Nicholas DiMarzio, the Bishop of Brooklyn, said he's pleased the case is moving forward and believes church should be considered essential, CBS2's John Dias reported.
One witness the court heard from was the former commissioner of New York City's office of emergency management Joe Esposito, CBS2's Ali Bauman reports. Esposito has been leading the Diocese's efforts in establishing safety protocols for churches during the pandemic.
If a judge rules in the church's favor, 28 churches in Brooklyn and Queens would be allowed to reopen. They were all forced to close or significantly limit capacity when the governor ordered non-essential businesses to close and schools to go remote in COVID-19 hot zones.
"If they were willing to follow the rules, why not follow them now? Because this rule is not as harsh as the previous rules. Remember, the previous rule was total shutdown for churches and synagogues. This is not a total shutdown," Cuomo said.
Watch John Dias' report --
Signs outside Holy Name of Jesus Christ church in Park Slope remind parishioners to practice COVID compliance.
"You have to reward the people who are doing right," said Crown Heights resident Alem Clark, who said she often notices people following the rules.
Clark believes the dozens of churches are being penalized for the actions of others.
"I feel like if areas in Borough Park are not doing it, they should be closed down," Clark said.
"I think that the churches should be allowed to open that have followed every single protocol," Claire Notwicz, of Bensonhurst, said.
Inside Saint Athanasius in Bensonhurst, every other pew is blocked off with tape to encourage social distancing.
That's one of several measures the Roman Catholic Diocese of Brooklyn says all of its churches have taken to safely operate during the pandemic.
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While the churches in the case fall under New York's red and orange zone restrictions, the lawsuits are filed on the ground of religious freedom.
DiMarzio said they've been operating at 25% capacity safely for months.
"Going to church should absolutely be considered essential. We should not be grouped with non-essential services like theaters and recreational facilities," the statement said.
Not everyone agrees with the Diocese's argument.
"It's their privilege to sue the city, but it's for the benefit of everybody in the city," one person told CBS2.
"Religion is very important and spiritual life is very important, but health goes first," another person said.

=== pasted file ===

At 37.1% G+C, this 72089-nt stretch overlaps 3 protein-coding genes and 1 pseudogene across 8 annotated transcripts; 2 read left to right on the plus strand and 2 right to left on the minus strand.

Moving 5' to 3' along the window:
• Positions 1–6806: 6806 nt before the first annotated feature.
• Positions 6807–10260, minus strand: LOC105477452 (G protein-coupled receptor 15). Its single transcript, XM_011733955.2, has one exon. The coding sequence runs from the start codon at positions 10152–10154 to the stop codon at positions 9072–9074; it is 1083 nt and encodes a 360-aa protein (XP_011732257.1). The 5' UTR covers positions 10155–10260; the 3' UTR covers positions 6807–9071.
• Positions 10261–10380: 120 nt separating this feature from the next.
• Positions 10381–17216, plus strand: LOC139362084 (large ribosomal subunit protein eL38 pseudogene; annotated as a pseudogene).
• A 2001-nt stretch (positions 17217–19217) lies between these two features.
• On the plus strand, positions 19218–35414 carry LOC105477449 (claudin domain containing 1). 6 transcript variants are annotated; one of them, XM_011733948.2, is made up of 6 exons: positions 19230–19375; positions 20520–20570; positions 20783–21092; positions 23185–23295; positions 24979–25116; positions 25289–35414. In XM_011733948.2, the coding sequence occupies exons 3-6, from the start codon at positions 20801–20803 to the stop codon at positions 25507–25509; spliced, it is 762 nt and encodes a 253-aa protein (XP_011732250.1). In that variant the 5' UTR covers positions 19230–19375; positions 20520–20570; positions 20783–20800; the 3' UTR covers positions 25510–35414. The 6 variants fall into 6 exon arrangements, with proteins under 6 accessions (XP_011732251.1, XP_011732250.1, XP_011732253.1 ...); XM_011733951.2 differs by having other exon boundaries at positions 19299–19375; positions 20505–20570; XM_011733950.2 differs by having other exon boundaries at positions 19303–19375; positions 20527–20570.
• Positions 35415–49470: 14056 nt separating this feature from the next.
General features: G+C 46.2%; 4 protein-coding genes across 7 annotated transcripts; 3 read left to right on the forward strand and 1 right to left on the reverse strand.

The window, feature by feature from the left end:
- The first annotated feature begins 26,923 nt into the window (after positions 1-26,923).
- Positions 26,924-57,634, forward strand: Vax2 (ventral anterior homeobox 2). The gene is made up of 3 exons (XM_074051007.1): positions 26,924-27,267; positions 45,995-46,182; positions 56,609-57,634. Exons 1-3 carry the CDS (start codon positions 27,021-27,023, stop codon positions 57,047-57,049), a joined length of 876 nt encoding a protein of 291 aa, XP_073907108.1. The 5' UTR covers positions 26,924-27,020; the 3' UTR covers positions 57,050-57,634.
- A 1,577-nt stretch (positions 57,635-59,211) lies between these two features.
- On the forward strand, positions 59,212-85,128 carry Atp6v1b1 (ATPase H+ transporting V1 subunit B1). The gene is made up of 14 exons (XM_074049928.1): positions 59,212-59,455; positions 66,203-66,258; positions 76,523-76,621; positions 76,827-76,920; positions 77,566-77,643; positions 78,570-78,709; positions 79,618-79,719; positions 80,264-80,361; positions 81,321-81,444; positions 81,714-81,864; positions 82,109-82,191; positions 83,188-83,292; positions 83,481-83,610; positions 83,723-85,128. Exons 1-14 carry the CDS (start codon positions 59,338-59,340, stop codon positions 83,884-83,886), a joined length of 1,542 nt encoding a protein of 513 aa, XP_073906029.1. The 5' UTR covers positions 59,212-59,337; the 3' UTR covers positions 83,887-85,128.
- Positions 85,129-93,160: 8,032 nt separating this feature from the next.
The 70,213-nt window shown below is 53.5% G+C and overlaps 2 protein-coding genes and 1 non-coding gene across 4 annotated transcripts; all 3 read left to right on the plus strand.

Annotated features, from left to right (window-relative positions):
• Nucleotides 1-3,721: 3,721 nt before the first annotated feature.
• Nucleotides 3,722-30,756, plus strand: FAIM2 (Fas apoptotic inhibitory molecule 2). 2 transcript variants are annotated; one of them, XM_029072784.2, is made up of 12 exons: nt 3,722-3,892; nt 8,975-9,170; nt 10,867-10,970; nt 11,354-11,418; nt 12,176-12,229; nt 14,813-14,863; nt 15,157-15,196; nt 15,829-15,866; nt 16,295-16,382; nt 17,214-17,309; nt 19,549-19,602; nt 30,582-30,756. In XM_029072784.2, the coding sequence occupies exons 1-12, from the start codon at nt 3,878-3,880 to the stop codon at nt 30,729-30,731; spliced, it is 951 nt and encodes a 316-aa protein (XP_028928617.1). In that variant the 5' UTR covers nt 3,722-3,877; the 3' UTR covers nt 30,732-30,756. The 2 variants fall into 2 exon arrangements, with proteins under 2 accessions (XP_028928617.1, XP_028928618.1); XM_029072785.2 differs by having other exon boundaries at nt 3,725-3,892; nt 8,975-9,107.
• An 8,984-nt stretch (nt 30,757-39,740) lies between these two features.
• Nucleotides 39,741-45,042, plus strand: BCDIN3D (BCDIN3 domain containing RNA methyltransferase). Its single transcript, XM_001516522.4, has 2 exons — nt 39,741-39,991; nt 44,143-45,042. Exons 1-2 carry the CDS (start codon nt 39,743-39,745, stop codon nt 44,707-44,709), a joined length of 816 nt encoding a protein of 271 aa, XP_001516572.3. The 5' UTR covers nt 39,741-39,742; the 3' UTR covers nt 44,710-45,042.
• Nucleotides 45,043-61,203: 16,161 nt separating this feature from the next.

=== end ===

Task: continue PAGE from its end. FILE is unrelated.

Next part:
"I think everyone should have to live under the same rules," said Zack Smith of Windsor Terrace.
"It's just the way we live now... If cases are rising, we need to do what we have to do," said Joe Handelsman of South Park Slope.
Earlier in the week, the Bishop of Brooklyn wrote an opinion article in the New York Post called "We Shouldn't Have To Sue Gov. Cuomo To Reopen Our Churches."
"The restrictions defy logic," he wrote.
While last week a federal judge denied the Diocese's request for a temporary restraining order against the governor's edict, the judge encourage the Diocese to apply for Thursday's preliminary injunction, writing in part, "the Governor of New York made remarkably clear that this Order was intended to target a different set of religious institutions" and that the Diocese "appears to have been swept up in that effort despite having been mostly spared, so far at least, from the problem at hand."
The lawsuit was expedited after Cuomo on Wednesday threatened to withhold state funding from establishments that violate the lockdown orders.
"I think the courts will understand this is our health care leadership saying there's a clear and present danger. It must be addressed aggressively," Mayor Bill de Blasio said.
Cuomo's ultimatum comes after two yeshivas in Borough Park ignored requirements to close their doors.
"... nothing else I have done has motivated them. Maybe money works," Cuomo said.
The governor has lost patience with community noncompliance and a lack of enforcement by New York City.
"They don't want to do enforcement. Why? Because it's politically sensitive, and let's be frank and candid, the community we're talking about today is a politically powerful community. You know it and I know it," Cuomo said Wednesday.
Americans Against Anti-Semitism marched to Cuomo's office Thursday to show off a letter they wrote to the White House asking for the Department of Justice to investigate Cuomo's actions against the Jewish community.
A spokesperson for Cuomo's office said interpreting the governor's comments as anti-Semitic is willfully twisting his words.
The governor's actions include slashing funds for New York City, Orange County, Rockland County, and other localities that aren't serious about enforcement.
The state sent letters to schools in red zones saying they must close or lose state aid. Schools that violated the order were notified the money will be withheld.
Three shuls in Rockland County are suing Cuomo, too.
"Public worship is not a nonessential activity. It is an activity protected by the United States Constitution," said attorney Ron Coleman.
Former assemblyman Dov Hikind accused the governor of betraying the state's Orthodox community.
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